What Our Bodies Say About Our Identities

If we're truly to be the women of influence God has called us to be, then we must first make peace with our physical selves.
What Our Bodies Say About Our Identities

During one of the last golden days of summer, I watched the sun illuminate a forest of changing aspen leaves. Each aspen glowed as a piece of God's handiwork. As I sat in the silence I didn't hear any aspen bemoan their figure or their hair or their height.

God made the trees of the fields. He also made women. Female bodies are his handiwork, beautifully and wonderfully made by the same Maker of aspen trunks and leaves (see Psalm 139:14). But if you and I stood for hours before a light that illuminated our hair, chins, breasts, waists, and legs, would we glow with joy in the light?

Wouldn't our conversation turn to self-critique of our bodies and those of our neighbors?

The impulse to pick apart my body has become a regular temptation in my 17th week of pregnancy. As God knits my baby together, is he still delighted in my body, the vessel for this new life? Are my breasts, belly, and feet still wonderfully made?

All other created things bask in the light, unconcerned about their physical bodies: aspen, my three Welsh corgis, honey bees. Can you imagine aspen talking like women do?

"I can't get my leaves to lay right; her leaves are always perfect."

"Her trunk is the perfect figure. Doesn't matter what I do, mine will always be thicker."

The sturdiest, thickest aspen soaks up the sunbeams, honoring God as much as the sleek and svelte one. None complain.

Our bodies, Paul says, are the temple of the Holy Spirit (1 Corinthians 6:19). I think back to Solomon's temple and Moses' instructions for the original tabernacle. In these holy places God designed everything: curtains of twisted linen, embroidered blue, purple and scarlet yarn, bronze clasps, silver bases, gold hooks, fine gems, pomegranates, and bells—all for glory and beauty (Exodus 36-40). Our bodies, the new temples, are also meant for glory and beauty.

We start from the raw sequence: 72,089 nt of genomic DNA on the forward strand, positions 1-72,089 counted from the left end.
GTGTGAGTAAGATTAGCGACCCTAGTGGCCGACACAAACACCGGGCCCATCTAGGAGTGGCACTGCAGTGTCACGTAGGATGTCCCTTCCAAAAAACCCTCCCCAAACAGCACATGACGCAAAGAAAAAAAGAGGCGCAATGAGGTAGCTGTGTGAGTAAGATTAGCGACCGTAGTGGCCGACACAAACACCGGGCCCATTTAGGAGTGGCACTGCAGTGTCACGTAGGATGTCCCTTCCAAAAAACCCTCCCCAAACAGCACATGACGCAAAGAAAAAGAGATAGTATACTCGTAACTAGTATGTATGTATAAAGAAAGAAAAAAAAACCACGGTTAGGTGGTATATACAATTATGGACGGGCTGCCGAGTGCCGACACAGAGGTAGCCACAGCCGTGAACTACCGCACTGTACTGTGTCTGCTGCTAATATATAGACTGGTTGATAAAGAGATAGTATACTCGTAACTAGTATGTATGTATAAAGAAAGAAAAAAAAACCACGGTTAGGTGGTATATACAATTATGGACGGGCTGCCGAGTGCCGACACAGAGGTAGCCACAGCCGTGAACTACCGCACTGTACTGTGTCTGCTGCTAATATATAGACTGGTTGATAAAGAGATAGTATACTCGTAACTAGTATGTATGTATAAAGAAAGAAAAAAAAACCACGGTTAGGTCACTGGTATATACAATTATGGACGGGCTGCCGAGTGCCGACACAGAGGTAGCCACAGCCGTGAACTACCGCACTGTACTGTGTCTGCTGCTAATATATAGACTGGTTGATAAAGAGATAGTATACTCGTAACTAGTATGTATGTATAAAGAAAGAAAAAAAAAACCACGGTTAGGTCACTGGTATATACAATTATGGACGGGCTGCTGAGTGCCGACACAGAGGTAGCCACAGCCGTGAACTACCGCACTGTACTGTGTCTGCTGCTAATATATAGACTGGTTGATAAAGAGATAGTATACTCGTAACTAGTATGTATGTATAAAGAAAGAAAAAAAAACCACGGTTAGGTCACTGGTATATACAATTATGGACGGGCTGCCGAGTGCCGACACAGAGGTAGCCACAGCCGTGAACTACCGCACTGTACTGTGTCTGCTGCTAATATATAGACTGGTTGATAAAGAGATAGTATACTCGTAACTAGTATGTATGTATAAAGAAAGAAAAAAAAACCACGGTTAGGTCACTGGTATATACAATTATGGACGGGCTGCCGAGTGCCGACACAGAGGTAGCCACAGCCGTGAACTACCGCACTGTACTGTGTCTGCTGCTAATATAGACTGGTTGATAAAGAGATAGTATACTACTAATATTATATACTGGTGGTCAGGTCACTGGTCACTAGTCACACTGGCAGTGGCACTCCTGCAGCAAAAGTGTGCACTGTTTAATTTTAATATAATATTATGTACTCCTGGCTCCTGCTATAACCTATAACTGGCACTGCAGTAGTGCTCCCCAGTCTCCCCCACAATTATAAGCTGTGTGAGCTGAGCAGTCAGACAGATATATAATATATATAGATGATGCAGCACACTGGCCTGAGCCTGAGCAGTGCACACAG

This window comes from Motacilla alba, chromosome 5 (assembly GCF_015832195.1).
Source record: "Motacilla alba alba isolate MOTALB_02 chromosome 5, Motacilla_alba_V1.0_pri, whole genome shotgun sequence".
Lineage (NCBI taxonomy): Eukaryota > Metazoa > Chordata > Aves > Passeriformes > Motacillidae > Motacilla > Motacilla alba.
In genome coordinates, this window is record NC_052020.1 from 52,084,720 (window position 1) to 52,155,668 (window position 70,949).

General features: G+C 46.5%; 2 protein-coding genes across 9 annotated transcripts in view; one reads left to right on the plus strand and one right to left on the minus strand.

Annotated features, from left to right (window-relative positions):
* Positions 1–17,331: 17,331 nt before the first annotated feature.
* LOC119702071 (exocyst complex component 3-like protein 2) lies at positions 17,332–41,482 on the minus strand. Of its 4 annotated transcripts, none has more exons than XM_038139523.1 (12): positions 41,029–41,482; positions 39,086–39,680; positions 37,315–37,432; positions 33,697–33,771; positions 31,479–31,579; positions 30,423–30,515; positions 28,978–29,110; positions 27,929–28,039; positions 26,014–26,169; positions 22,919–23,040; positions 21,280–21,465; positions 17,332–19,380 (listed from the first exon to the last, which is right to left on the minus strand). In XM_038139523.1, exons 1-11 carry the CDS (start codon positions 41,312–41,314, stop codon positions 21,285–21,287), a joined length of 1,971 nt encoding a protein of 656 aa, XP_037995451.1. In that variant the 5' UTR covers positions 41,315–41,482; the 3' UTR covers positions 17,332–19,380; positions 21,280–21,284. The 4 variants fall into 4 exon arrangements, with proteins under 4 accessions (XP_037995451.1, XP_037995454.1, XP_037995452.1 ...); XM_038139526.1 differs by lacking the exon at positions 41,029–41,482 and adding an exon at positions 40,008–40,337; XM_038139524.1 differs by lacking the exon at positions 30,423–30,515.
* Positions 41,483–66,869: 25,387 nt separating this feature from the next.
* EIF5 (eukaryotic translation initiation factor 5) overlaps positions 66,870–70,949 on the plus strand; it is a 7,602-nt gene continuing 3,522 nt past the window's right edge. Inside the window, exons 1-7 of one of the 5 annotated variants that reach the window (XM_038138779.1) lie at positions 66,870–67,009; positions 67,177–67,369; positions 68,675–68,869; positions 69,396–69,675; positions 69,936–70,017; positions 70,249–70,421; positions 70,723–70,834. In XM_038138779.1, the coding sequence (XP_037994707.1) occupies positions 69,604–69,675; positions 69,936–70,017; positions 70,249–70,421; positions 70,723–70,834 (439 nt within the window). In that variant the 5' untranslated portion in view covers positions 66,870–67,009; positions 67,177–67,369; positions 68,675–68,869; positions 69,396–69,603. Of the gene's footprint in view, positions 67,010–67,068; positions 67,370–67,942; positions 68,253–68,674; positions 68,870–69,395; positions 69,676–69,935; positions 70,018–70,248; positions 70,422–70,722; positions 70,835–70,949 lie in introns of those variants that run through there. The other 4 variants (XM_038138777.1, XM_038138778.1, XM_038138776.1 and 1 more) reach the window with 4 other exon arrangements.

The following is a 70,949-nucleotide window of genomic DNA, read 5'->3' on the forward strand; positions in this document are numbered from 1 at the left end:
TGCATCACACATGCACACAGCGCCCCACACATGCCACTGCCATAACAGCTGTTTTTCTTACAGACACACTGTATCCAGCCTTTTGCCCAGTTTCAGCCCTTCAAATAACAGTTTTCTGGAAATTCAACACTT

If you or I saw God's tabernacle, we wouldn't criticize its girth or color or stonework. If we came upon the trees of Mamre and saw a sign that read, "God's trees," we would not disparage their size or height. But when we read, "Your body is a temple of the Holy Spirit," we think this means something about serving God with our bodies, but we don't afford our bodies the same reverence and intentional appreciation we reserve for other sanctuaries.

God Uses Scarred Women

Women's bodies don't seem like temples because we're always bucking our sacred status. We're constantly dyeing, dieting, squishing, stuffing, ignoring, berating, or generally ignoring our bodies. We've marred the handiwork God made in our flesh. Our shame haunts us into buying cover-ups for our hips at the beach, concealer for our acne scars, creams for stretch marks. We buy pills to lose weight, shoes to lengthen and tone our legs, styles that flatter the parts of our bodies we want others to notice. But we all have places we firmly believe are not wonderfully made. Nothing I write will disabuse you of your conviction.

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Acceptance and Identity; Beauty; Body Image; Self-image; Self-Worth
Today's Christian Woman, November , 2009
Posted November 2, 2009

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